- Interlocking Clay Roof Tiles: There is always a demand to add some finesse to the design of a roof, which is what clay material adds in abundance. Sandtoft’s 20/20 tile is renowned not only for its handsome finish but because it comes in at a lower cost than a plain concrete tile.
- Interlocking Concrete Roof Tiles: As you would expect, interlocking concrete tiles offer the most variety and thus remain the popular choice. You can pick up the traditional looking Russell Highland Concrete tile with its flat profile, or you can even choose a double roman interlocking tile or a pantile such as the Sandtoft Shire Pantile Concrete tile.
How Much Do Interlocking Tiles Cost?
This section is intended to provide you with an idea of the level of pricing for interlocking tiles which can range from approx: £0.77 to upwards of £7.00 per tile. To see the most up to date prices for individual products, follow the links below or visit our interlocking tiles page.
Interlocking tiles tend to be cheaper to buy than almost all other varieties. This means that money is saved at both the purchasing and installation stages. A closer look at some of the examples we provided above demonstrates their value in terms of money and attributes.
Interlocking Tile Price Examples
Sandtoft’s 20/20 tile is one of the most popular interlocking clay tiles on the market and a very affordable price point it’s easy to see why. For those looking for authenticity at a price that won’t break the bank, this is an ideal option.
One element of interlocking tiles that may deter some buyers is the large format effect. The Redland Mockbond Mini Stonewold cleverly navigates that with its mock bond that gives the impression that there are in fact two tiles present instead of just one. Another reason for their popularity is that they can be bought at is a very persuasive price point.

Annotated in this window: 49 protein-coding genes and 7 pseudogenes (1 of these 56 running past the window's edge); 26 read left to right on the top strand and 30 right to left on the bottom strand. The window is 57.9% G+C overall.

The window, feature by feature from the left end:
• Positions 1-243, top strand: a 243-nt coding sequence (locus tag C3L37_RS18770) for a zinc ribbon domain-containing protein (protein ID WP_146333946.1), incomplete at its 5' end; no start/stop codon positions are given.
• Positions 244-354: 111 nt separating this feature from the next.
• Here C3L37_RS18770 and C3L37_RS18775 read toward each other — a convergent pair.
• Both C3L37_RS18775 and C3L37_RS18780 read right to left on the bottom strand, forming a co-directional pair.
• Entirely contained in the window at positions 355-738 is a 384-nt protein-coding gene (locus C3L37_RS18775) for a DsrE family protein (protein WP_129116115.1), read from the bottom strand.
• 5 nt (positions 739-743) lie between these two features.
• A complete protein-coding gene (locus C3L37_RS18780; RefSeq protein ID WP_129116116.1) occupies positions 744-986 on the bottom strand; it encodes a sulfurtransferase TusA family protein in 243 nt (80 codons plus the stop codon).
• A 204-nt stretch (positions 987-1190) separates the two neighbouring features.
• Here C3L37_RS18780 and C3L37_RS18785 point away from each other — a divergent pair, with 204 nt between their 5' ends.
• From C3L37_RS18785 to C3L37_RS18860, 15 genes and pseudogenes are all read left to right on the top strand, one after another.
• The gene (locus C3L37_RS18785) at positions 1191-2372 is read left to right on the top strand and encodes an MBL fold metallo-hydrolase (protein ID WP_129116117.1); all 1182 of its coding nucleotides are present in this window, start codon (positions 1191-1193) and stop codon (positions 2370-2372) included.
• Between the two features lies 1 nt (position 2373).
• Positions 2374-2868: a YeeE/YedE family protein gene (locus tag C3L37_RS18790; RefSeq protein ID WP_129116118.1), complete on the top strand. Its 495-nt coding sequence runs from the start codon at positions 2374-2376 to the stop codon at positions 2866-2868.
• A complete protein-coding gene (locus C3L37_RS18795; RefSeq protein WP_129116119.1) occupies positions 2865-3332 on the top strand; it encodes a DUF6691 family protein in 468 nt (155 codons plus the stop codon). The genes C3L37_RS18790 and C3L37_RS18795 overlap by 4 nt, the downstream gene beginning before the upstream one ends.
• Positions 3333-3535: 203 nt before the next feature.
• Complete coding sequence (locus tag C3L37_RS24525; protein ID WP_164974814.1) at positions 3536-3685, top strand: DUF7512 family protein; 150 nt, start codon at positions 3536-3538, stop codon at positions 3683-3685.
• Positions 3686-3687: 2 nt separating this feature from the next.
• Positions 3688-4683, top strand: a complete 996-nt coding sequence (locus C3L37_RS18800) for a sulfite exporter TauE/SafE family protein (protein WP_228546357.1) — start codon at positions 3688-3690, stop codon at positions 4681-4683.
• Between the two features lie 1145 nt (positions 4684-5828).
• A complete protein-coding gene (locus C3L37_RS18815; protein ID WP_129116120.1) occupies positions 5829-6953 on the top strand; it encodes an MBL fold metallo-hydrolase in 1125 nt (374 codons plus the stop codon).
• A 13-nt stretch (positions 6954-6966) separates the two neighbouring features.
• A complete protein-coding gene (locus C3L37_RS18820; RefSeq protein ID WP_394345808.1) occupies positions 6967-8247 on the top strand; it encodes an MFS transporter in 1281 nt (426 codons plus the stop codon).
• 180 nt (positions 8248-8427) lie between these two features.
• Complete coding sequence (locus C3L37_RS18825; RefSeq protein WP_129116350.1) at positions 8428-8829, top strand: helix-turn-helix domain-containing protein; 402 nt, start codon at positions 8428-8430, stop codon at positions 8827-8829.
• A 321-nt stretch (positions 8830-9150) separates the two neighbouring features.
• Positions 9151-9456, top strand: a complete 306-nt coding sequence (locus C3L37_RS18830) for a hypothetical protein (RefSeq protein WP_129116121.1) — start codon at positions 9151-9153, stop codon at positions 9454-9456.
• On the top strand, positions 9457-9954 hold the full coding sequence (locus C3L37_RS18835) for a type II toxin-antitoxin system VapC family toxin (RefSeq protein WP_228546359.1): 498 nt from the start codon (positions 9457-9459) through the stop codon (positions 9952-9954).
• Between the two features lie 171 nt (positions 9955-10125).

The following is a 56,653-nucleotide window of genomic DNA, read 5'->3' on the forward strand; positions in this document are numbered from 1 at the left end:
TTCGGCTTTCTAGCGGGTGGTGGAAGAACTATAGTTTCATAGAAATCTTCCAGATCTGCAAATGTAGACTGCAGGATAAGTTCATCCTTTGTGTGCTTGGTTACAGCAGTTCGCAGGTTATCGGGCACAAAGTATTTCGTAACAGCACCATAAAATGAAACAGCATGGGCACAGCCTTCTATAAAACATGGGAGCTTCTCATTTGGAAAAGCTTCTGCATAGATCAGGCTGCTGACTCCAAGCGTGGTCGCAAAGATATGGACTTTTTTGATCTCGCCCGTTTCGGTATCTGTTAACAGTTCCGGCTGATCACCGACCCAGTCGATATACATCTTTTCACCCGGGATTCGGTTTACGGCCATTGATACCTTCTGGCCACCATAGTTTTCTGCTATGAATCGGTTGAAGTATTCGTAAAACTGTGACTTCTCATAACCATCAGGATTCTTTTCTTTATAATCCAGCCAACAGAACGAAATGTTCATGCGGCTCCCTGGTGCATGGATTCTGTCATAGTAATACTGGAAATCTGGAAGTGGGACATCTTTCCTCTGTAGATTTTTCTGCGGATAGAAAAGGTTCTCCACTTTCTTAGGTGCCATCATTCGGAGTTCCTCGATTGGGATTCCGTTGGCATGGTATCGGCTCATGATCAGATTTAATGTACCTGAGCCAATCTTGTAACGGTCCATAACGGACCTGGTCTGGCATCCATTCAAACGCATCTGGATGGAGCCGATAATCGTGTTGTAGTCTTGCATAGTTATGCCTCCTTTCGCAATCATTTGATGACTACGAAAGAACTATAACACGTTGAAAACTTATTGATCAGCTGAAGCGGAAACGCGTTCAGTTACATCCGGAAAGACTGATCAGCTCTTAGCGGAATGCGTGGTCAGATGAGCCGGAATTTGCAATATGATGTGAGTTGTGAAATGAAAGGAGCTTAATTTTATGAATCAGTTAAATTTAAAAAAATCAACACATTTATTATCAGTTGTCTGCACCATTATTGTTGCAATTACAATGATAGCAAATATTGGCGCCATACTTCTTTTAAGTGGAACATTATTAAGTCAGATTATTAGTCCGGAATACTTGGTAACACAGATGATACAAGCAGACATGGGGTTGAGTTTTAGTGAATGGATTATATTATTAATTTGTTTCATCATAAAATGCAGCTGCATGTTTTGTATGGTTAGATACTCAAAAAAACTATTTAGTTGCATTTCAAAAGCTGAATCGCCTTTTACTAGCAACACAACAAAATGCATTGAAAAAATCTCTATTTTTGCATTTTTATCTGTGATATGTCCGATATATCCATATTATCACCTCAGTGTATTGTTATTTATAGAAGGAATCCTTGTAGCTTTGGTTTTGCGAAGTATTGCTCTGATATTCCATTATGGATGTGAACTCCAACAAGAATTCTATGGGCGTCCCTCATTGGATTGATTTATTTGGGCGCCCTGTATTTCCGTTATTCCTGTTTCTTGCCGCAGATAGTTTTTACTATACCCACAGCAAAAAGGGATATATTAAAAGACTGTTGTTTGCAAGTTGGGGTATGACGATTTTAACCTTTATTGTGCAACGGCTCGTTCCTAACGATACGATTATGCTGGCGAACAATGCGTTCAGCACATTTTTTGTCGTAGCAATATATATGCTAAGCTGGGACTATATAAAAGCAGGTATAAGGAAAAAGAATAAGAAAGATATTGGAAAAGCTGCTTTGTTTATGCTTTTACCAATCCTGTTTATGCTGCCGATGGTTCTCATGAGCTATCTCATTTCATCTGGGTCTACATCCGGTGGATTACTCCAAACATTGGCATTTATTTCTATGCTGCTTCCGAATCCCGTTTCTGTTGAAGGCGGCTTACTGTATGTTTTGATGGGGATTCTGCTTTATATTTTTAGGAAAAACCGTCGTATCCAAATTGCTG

The Koramic Tempest 44 tile is a one-of-a-kind on the market because it is the only single roman clay tile available to buy. It’s a very attractive option which maintains a charming and natural style without a huge outlay.
For those who find the slate aesthetic appealing, the Marley Modern tile offers visual and installation benefits and is very reasonably priced. It can also be laid at a minimum pitch of 17.5° for added flexibility.
How Many Interlocking Tiles Per Square Metre?
Getting your estimates right from the early planning stages saves time, effort and money in the long run. Once you have measured your roof, you can assess the tiles that need laying economically to keep you on budget. The table below shows how many of each tile may be needed to complete your new roof.
|Type||Size||Square Metre Coverage|
|Forticrete Gemini Interlocking Plain Concrete Tile||270 x 337mm||16.3 tiles per m²|
|Redland Stonewold Mk2 Concrete Slate||430 x 380mm||8.2 tiles per m²|
|Russell Highland Concrete Tile||418 x 298mm||9.8 tiles per m²|
|Sandtoft 20/20 Tile||330 x 226mm||22.7 tiles per m²|
|Sandtoft Shire Pantile Concrete Tile||380 x 230mm||16.4 tiles per m²|
|Sandtoft Calderdale Concrete Slate||420 x 334mm||10.6 tiles per m²|
|Sandtoft Double Pantile Concrete Tile||420 x 334mm||10.6 tiles per m²|
|Marley Ashmore Concrete Tile||267 x 333mm||17.5 tiles per m²|